The New Poland.
29.25 x 21.25 in (74.295 x 53.975 cm)
This is a c. 1946 PICK-S pictorial map of Poland after World War II emphasizing Poland's post-war role in Europe and underscoring the looming threat of Soviet communism. It was created in conjunction with the Polish Embassy in Washington, D.C. for distribution in the United States.
A Closer LookA map of Poland dominates the sheet with pictorial icons marking Poland's industries and natural resources. Among these are electrical equipment, lumber, chemical, meat packing, coal, sugar, salt, and oil. Infographics along the left and right side proclaim Poland's population, railroad and highway network, and its industrial standing when compared with other countries across Europe and the world. Text at the bottom heralds Poland's progress and its importance to European trade as a connection between the East and the West.
The New PolandAs a phrase, 'The New Poland' has been used at least twice in 20th century history: once after World War I (1914 - 1818) and again after World War II (1939 - 1945). In this context, The New Poland refers to Poland after World War II and likely before the establishment of the Republic of Poland in 1947 and the Polish People's Republic in 1952. These two short years, from the end of World War II in 1945 until the creation of the Republic of Poland following the 1947 Polish legislative election, were marked by political violence, Communist intimidation, and occupation by the Soviet Red Army. The 'Big Three' Allies (the United States, Great Britain, and the Soviet Union) established Poland's new borders at the Potsdam Conference in July - August 1945. The Soviets gained much of the Polish territory they conquered in 1939 and Poland gained land in the west and north, annexed from Germany after the war. The Big Three also stipulated that 'free and democratic' elections had to be held in Poland before it could sign the United Nations Charter. This election, along with a 1946 referendum, were anything but 'free and democratic', but the elected government garnered enough legitimacy to be recognized by the international community over the government-in-exile that operated in London from 1939. In fact, the government-in-exile remained in the United Kingdom until the fall of the Communist government in 1990, when it was dissolved and its responsibilities were transferred to the Third Polish Republic.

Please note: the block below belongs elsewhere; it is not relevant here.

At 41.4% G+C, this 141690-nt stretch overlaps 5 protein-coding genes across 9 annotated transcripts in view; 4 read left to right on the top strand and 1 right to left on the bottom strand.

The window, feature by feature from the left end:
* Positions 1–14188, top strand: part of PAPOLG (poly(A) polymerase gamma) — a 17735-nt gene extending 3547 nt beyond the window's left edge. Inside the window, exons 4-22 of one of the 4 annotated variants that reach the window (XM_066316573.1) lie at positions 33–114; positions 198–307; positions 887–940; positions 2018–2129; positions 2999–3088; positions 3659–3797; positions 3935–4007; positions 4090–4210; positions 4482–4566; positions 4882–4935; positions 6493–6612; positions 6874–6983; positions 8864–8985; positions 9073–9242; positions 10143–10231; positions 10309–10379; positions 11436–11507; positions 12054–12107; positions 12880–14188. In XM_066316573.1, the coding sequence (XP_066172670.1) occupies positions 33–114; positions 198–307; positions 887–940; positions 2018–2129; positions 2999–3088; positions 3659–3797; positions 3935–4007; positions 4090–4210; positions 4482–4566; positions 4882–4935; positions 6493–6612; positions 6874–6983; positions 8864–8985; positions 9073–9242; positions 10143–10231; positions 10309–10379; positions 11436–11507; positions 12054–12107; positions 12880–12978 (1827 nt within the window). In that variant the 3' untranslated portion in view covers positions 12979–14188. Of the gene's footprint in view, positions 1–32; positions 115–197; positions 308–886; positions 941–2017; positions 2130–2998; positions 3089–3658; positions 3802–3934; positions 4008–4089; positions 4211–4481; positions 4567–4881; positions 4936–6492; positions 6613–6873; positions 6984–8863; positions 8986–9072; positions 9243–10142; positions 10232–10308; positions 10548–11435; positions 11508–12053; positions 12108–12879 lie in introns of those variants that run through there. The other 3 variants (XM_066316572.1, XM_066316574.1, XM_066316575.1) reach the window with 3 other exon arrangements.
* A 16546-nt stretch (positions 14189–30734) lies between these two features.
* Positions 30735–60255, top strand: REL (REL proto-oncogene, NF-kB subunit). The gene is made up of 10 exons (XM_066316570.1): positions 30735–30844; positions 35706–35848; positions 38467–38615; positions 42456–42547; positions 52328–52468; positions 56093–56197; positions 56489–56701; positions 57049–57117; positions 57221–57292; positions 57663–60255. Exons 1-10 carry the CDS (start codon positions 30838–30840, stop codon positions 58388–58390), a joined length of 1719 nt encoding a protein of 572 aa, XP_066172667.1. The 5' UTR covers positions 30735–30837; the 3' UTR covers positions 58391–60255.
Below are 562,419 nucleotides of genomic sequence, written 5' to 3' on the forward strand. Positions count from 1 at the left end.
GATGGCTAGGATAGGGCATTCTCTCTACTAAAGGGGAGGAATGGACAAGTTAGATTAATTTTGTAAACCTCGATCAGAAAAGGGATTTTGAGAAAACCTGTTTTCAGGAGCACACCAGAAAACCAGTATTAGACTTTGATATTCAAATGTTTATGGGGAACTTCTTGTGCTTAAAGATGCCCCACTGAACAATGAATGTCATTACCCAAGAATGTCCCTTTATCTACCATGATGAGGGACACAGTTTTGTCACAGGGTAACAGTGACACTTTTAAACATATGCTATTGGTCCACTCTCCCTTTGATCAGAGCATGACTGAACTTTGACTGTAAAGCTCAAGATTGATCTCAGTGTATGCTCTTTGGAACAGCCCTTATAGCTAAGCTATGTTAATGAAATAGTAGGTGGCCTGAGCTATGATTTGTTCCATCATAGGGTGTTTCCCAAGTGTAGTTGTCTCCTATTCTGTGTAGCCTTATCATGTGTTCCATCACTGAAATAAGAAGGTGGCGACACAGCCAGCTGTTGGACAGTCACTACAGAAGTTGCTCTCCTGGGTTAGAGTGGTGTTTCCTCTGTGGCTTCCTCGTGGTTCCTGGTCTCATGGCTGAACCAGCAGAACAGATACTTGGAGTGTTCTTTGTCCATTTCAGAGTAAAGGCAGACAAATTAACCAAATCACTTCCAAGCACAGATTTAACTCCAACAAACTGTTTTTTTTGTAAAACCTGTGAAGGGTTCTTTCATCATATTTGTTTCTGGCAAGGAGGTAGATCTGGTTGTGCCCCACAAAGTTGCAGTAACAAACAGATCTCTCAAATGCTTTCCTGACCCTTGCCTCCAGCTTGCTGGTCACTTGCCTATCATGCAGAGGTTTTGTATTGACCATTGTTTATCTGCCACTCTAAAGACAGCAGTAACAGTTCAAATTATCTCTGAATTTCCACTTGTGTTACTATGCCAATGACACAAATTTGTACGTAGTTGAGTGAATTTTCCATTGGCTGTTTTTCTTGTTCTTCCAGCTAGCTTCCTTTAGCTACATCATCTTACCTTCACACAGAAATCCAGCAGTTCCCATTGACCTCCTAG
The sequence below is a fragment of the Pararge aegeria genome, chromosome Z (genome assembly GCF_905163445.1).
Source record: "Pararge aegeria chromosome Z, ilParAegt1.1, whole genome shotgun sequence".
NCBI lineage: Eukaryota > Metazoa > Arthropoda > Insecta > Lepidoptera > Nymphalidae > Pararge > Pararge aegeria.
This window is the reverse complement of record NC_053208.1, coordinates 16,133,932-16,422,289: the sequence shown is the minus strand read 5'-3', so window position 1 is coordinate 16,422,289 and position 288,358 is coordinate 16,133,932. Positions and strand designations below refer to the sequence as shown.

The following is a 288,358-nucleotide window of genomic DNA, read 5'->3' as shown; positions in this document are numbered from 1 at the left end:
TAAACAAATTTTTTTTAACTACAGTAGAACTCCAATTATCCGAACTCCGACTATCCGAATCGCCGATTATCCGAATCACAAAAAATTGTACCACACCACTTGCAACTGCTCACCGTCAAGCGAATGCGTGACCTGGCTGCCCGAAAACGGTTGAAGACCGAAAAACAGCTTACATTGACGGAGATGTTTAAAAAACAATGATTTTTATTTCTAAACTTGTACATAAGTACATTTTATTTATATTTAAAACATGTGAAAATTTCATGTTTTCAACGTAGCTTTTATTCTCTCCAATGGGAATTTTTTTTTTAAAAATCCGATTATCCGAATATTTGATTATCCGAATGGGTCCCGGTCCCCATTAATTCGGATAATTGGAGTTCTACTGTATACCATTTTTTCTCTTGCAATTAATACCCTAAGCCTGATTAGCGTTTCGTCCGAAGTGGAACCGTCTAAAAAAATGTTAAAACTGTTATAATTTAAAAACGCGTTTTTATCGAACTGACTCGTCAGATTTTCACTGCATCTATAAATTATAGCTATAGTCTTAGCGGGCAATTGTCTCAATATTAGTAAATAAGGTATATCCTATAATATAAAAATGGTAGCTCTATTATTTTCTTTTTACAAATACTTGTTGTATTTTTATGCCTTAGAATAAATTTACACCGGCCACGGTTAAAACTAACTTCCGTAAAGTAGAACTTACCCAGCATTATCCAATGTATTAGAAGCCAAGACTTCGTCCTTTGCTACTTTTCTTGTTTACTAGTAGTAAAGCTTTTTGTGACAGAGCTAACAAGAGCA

Publication History and CensusThis map was designed by PICK-S, N.Y. from information provided by the Polish Embassy in Washington, D.C. and was published c. 1946. We note eight examples cataloged in OCLC which are part of the collections at Trinity College, Frostburg State University, the Buffalo and Erie County Public Library, the College of Wooster, the University of Illinois at Urbana Champaign, the University of Missouri Columbia, the University of California Berkeley, and the University of California Norther Regional Library Facility.
Good. Toning. Light wear along original fold lines. Verso repairs to fold separations. Slight loss at a few fold intersections.
OCLC 41297545, 830677365.